Rapidly shifting our attention from one responsibility to the other will divide our focus amongst all sorts of things, leaving us potentially scrambling, unfulfilled and unhappy.
By, Bhuvaneshwari Sawant and Sonal Gadhvi
We are conditioned, from a very young age, by the capitalist culture in which we live, to keep going, keep achieving, and keep conquering goals that we are told are important; conditioned to multi-task; conditioned to put results and numbers above all else, but at what cost?
In this frenzied state of living, we begin to confuse functional success with productivity, and never pause to truly reflect on how our lives are going, or to ask those close to us how their lives are. Being busy and overworked has become so glorified that we feel like it’s okay to not have the time – time to stop and understand what is going on in our bodies, thoughts, and emotions; time to take stock of our mental, physical, emotional and spiritual health; time to really connect with the people in our lives.
We all want to be happy, productive, and successful, but not being able to focus on the task at hand will always result in subpar work, inconsistent decision making, and the feeling of not being in control. Rapidly shifting our attention from one responsibility to the other will divide our focus amongst all sorts of things, leaving us potentially scrambling, unfulfilled and unhappy. The root cause for this is a lack of self-awareness, and it can be prevented if we learn to better understand and manage our thoughts and emotions.
We know that today’s leaders need self-awareness to be effective. Which includes, an understanding of their strengths, weaknesses, feelings, thoughts, and values — as well as how they affect the people around them. But that’s only half of the story. Without an equally important skill: self-management, self-awareness is useless.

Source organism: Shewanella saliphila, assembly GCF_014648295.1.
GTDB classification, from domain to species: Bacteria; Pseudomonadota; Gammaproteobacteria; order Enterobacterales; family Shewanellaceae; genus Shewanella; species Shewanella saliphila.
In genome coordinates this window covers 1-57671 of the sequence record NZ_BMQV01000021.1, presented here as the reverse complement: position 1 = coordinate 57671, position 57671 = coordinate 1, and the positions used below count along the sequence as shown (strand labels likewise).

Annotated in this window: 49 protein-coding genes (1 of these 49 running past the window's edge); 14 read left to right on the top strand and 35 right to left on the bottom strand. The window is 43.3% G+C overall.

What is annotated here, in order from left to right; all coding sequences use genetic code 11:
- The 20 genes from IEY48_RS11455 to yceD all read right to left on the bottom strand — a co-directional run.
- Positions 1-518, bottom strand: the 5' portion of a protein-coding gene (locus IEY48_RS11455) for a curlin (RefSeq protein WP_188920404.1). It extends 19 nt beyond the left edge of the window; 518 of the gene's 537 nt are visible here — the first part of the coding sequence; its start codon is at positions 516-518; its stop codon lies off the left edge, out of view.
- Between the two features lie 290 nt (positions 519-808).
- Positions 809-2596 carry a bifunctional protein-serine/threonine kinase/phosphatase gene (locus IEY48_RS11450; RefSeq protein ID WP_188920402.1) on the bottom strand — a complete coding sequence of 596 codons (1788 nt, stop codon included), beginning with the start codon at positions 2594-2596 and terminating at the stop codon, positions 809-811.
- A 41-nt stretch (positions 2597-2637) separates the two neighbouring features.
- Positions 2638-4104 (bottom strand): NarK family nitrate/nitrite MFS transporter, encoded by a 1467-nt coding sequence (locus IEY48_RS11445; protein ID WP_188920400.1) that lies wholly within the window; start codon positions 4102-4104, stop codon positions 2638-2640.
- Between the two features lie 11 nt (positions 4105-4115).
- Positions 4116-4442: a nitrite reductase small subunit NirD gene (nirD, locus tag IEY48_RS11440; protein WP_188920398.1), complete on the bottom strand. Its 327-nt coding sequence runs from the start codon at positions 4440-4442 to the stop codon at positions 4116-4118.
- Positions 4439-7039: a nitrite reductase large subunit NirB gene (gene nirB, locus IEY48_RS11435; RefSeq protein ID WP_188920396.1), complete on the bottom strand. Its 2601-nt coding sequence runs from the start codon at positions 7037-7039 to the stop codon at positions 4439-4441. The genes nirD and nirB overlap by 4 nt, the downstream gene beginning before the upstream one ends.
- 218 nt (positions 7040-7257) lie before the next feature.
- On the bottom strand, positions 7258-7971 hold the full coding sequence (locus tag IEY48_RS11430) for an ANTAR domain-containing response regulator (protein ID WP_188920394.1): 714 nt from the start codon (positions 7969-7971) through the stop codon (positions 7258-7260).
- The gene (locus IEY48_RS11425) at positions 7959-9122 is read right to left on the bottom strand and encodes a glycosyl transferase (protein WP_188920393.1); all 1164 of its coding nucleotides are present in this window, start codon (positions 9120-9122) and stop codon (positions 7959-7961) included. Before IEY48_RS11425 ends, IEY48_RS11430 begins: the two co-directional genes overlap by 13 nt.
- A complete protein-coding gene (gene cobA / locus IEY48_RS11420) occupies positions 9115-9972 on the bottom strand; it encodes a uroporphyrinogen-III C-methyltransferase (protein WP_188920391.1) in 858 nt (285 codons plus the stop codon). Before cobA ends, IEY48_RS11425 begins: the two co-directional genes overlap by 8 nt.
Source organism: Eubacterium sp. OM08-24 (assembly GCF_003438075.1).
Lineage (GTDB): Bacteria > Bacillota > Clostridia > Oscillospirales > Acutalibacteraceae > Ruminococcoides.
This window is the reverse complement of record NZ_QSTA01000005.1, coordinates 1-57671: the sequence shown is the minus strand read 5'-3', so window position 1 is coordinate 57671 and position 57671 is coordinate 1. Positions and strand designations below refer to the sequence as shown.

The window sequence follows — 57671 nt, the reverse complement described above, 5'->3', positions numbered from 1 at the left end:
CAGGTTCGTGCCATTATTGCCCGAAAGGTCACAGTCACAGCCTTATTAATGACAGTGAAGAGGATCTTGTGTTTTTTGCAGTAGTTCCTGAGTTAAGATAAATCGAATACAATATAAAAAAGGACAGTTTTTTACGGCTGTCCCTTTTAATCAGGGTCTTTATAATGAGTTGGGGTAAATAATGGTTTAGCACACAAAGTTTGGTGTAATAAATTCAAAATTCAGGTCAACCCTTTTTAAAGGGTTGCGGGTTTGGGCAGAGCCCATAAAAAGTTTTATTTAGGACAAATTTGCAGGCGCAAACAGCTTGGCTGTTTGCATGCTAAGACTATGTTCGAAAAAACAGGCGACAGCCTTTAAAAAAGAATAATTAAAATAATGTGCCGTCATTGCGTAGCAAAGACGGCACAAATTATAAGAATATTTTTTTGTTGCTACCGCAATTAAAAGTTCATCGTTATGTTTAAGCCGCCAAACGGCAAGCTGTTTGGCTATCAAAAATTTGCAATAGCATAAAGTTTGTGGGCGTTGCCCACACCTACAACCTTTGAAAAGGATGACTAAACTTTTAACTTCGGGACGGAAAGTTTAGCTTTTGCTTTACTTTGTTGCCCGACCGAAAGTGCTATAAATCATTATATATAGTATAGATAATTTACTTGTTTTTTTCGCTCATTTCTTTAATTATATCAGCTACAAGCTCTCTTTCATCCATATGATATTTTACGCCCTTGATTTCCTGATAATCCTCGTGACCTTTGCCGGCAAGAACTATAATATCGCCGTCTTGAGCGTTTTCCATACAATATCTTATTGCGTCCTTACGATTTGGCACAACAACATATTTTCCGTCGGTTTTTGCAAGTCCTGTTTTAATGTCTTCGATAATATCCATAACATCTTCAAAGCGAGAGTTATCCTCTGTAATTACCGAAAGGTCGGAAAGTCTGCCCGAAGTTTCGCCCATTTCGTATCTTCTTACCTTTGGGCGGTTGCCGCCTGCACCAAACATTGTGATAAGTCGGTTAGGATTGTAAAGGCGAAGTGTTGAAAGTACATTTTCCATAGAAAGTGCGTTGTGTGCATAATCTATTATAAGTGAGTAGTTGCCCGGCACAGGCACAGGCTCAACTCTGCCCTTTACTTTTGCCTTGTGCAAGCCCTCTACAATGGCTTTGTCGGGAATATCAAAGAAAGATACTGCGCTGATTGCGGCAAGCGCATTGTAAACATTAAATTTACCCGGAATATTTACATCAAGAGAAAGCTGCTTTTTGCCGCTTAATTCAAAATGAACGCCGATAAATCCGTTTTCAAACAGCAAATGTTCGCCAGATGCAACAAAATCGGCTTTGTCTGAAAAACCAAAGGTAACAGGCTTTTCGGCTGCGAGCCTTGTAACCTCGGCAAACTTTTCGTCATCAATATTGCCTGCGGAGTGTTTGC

According to ancient Indian scriptures, now being validated by modern science, you taking care of yourself is as beneficial to those around you, as it is to your own wellness.
One thing you can do to take control of how you think, feel, and act is to invest time in thinking about your personal brand. When you dress appropriately for a given occasion (Appearance), you are more likely to feel confident and prepared. This helps you take more initiative, communicate effectively and articulately, and appear more self-assured in your body language (Behavior). Effective communication will help you form many acquaintances, but only a caring, nurturing, and empathetic personality will create lasting bonds with the people you meet (Life skills), and help ensure your emotional health and wellbeing.
Generally, there are six steps to leading a happier, healthier and more successful life. The first is to deepen self-awareness in terms of your body, your mind, your thoughts and emotions, your emotional awareness, your personality, your skills and talents, and your shortcomings. Next is to look at yourself through the perspectives of others so you can build on your emotional intelligence. Third, is to use this knowledge to get clarity on your vision and purpose in life. The fourth step is to be bold and courageous in your convictions, and be able to present your true dynamic self to the world with elan. Next, is to improve the quality of your communication skills. The last step is to become an effective leader by cultivating strong connections and becoming skilled at identifying people’s strengths and helping them build those up.
Taking these steps towards increasing your emotional intelligence and becoming more mindful can help you develop equanimity and balance in your life, in your relationships, and in your environment, resulting in unshakeable confidence that will carry you through anything that life might throw your way.
(The authors are Co-founders, NYOU Image Consulting. Views expressed are personal.)